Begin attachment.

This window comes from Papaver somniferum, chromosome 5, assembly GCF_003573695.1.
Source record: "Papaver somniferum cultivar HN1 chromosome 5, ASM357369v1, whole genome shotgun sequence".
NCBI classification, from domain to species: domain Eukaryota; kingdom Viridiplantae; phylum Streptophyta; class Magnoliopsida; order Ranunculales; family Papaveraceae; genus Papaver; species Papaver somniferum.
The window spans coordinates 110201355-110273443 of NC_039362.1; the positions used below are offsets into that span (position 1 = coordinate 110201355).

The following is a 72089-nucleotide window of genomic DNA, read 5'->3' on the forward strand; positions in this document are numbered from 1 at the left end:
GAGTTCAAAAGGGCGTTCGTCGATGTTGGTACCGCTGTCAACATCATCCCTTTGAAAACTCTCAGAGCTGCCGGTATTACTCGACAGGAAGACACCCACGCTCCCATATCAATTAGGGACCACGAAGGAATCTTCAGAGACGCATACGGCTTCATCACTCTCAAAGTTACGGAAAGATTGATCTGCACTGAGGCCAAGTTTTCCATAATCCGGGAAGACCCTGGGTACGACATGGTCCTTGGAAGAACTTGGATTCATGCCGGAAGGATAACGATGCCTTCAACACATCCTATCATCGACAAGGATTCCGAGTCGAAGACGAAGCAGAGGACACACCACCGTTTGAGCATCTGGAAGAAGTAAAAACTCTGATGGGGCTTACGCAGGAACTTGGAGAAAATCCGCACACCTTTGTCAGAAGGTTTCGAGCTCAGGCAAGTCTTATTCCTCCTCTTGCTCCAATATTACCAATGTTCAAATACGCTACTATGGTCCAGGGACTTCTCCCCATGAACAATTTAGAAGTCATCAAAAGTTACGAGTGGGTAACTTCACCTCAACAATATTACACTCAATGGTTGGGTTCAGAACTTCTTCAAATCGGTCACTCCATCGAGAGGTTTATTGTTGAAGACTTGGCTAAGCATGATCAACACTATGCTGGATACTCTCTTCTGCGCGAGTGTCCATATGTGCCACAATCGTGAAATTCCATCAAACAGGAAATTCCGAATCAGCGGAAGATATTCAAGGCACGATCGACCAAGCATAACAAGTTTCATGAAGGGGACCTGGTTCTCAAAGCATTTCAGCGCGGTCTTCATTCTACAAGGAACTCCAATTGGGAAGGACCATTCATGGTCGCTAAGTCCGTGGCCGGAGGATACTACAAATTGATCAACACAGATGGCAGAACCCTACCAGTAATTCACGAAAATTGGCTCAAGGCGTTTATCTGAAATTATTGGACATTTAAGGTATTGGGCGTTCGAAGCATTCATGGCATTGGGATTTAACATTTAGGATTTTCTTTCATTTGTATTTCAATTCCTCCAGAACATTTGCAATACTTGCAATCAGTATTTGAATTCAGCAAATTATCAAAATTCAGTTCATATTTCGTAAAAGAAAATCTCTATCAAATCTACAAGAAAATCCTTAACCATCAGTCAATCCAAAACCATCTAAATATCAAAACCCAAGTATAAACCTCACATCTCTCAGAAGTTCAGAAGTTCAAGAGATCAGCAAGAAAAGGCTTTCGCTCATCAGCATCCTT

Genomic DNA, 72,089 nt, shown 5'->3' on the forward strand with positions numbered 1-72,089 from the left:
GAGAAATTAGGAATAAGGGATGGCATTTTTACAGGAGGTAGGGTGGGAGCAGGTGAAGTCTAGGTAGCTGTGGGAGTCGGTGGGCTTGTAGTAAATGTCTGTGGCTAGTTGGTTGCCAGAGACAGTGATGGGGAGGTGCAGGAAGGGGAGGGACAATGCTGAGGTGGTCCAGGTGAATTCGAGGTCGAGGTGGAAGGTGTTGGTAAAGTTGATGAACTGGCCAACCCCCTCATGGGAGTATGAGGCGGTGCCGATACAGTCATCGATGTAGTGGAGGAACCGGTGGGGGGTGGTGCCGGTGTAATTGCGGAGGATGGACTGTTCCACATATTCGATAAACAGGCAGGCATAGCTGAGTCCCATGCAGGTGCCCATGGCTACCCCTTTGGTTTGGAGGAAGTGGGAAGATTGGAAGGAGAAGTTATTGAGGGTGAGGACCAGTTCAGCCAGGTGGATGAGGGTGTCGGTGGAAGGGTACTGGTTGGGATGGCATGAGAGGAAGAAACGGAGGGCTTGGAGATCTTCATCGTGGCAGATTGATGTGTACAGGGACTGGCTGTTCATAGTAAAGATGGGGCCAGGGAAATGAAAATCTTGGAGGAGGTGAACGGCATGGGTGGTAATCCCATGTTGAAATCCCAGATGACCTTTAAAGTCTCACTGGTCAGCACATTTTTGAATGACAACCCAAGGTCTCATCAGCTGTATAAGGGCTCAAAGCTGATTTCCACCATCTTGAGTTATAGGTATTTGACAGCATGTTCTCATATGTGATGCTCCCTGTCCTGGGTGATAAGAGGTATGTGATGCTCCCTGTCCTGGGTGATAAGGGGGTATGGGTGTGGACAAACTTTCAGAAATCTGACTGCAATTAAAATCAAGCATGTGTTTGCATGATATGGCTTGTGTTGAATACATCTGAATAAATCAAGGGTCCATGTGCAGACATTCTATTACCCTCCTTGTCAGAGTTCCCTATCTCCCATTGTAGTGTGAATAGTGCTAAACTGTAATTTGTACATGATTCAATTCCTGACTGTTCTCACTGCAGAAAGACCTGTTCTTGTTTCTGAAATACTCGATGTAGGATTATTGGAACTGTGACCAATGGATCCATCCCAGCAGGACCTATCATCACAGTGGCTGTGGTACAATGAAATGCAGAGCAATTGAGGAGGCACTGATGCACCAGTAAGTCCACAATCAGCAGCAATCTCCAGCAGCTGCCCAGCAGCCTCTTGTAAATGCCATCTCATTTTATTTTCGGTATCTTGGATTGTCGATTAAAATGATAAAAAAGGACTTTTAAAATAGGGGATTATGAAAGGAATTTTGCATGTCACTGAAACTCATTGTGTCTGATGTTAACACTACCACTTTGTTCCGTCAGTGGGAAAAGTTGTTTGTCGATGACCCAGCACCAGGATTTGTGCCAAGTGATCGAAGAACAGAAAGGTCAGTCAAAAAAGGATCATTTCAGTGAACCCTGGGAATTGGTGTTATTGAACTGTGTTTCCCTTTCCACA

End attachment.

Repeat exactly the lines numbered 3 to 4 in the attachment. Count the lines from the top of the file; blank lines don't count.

NCBI classification, from domain to species: domain Eukaryota; kingdom Viridiplantae; phylum Streptophyta; class Magnoliopsida; order Ranunculales; family Papaveraceae; genus Papaver; species Papaver somniferum.
The window spans coordinates 110201355-110273443 of NC_039362.1; the positions used below are offsets into that span (position 1 = coordinate 110201355).